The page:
x Abu Dhabi, UAESunday 23 July 2017

Ashok Leyland formally opens UAE's first vehicle plant

Hinduja Group of India sees World Cup in Qatar as boon for new operation in Emirates that will be able to produce 2,000 buses and 1,000 lorries a year.

Gopichand Hinduja, the co-chairman of the Hinduja Group, has high hopes for the Ashok Leyland assembly plant in Ras al Khaimah. The unit ushers in a new era of industrial production in the country.
Gopichand Hinduja, the co-chairman of the Hinduja Group, has high hopes for the Ashok Leyland assembly plant in Ras al Khaimah. The unit ushers in a new era of industrial production in the country.

The UAE's first vehicle assembly plant was officially unveiled yesterday, ushering in a new era of industrial production in the country.

Ashok Leyland, India's second-largest lorry maker, opened the plant in Ras al Khaimah under an agreement with the Ras al Khaimah Investment Authority (RAKIA). The 20,000 square metre factory will be able to produce 2,000 buses and 1,000 lorries a year and will also make vehicles from the company's Czech subsidiary, Avia.

An initial investment of US$25 million (Dh91.82m) has been made in the plant and more money is expected to be invested as demand picks up next year.

Dheeraj Hinduja, the chairman of Ashok Leyland, said at the launch of the factory yesterday: "I am sure we will have to have another investment in the next six months.

"RAKIA is not investing in anything, they are just providing support. [Hinduja Group] is putting in the investment," he said. "This is just the first phase."

Mr Hinduja said Ras al Khaimah offered the right infrastructure to support the plant, with two ports and large areas of empty land for the business to grow.

The plant is expected to boost job numbers to about 2,500 from the 220 employees at present.

Ashok Leyland builds and exports buses used typically to transport construction workers.

A formal opening of the Ras al Khaimah plant was initially planned for last year, but it was pushed back because of the global economic downturn.

The plant began assembling buses last year and will now expand its output to include lorries for the construction industry.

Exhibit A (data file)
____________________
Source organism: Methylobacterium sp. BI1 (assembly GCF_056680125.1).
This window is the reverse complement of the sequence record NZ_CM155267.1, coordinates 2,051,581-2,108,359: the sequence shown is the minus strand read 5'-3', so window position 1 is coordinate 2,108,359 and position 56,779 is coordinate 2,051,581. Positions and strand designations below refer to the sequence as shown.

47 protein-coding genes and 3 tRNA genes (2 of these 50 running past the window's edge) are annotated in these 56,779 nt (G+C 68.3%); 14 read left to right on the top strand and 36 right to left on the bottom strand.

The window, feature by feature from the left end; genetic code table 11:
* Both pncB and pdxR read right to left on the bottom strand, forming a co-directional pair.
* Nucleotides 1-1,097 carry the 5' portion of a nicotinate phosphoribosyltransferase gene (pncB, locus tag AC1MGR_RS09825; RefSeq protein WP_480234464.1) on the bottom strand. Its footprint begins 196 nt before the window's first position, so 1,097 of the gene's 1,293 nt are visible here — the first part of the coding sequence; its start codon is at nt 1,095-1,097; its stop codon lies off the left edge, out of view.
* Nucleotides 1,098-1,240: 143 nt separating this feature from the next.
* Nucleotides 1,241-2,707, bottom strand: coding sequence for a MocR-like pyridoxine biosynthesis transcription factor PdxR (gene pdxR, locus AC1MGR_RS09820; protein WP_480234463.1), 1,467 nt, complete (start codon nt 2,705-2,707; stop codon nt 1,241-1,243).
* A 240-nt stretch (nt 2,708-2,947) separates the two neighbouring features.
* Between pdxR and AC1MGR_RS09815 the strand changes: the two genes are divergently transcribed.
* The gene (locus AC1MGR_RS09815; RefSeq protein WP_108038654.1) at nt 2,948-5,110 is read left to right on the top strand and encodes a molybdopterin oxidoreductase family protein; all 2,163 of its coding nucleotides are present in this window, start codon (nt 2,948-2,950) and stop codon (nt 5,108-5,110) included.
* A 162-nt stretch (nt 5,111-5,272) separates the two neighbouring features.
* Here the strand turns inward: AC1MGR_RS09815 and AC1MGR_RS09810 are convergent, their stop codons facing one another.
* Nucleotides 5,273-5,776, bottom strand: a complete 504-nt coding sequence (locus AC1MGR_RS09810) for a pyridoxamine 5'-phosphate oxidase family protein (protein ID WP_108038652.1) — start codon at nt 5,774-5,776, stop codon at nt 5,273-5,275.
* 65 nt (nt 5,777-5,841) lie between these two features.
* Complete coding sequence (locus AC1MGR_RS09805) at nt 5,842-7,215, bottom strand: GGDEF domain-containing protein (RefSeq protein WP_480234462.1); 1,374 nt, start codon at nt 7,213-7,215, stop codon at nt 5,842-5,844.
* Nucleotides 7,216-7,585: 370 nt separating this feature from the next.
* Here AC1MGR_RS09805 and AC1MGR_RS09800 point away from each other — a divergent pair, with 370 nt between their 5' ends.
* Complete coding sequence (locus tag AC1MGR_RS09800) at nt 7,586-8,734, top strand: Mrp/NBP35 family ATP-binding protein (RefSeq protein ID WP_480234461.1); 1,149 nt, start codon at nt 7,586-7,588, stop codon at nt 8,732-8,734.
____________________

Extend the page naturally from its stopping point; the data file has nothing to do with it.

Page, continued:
Bhimasena Rau, the resident director of Ashok Leyland in the UAE, said production had struggled in the beginning but the factory accepted vehicle orders in April as part of a "soft opening".

"The market was down and [the factory] was slow on investment last year. It was a trial run," he said.

Mr Rau said that $15m had been spent on materials that would help to boost production and efficiency.

Vehicle sales in Qatar are seen as a potential engine for growth for the company because of the awarding of the 2022 FIFA World Cup. Qatar, the first Arab country to host the World Cup, will dramatically increase its spending on infrastructure, with an accompanying boom in other construction, in preparation for the tournament.

In the two weeks since it won the World Cup bid, Qatar has received overtures from infrastructure and contracting companies such as Emaar Properties and Arabtec Construction.

Mr Rau said: "We expect Qatar to be a boon for us in terms of our trucks and buses because where there is investment and infrastructure, there is people, and this is what we need."

Ashok Leyland already has a strong presence in the UAE, controlling 60 per cent of the bus market. The company is one of many businesses owned by the Hinduja Group, a multinational corporation with its headquarters in India. In addition to vehicle assembly, the conglomerate is involved in information technology, media, entertainment, banking and finance, infrastructure, energy and health care.

Gopichand and Srichand Hinduja, more popularly known as the Hinduja brothers, co-chair the group and have high hopes for the assembly plant in Ras al Khaimah. They aim to break into the top 10 vehicle manufacturers in the next five years.

"It's not easy to be in 36 countries, but our hobby is our work", Gopichand Hinduja said.

The Hinduja Group, initially founded by the brothers' father, Parmanand Hinduja, in 1914 in Mumbai, set up office in Iran in 1919 but moved its base because of the 1979 revolution.

fhalime@thenational.ae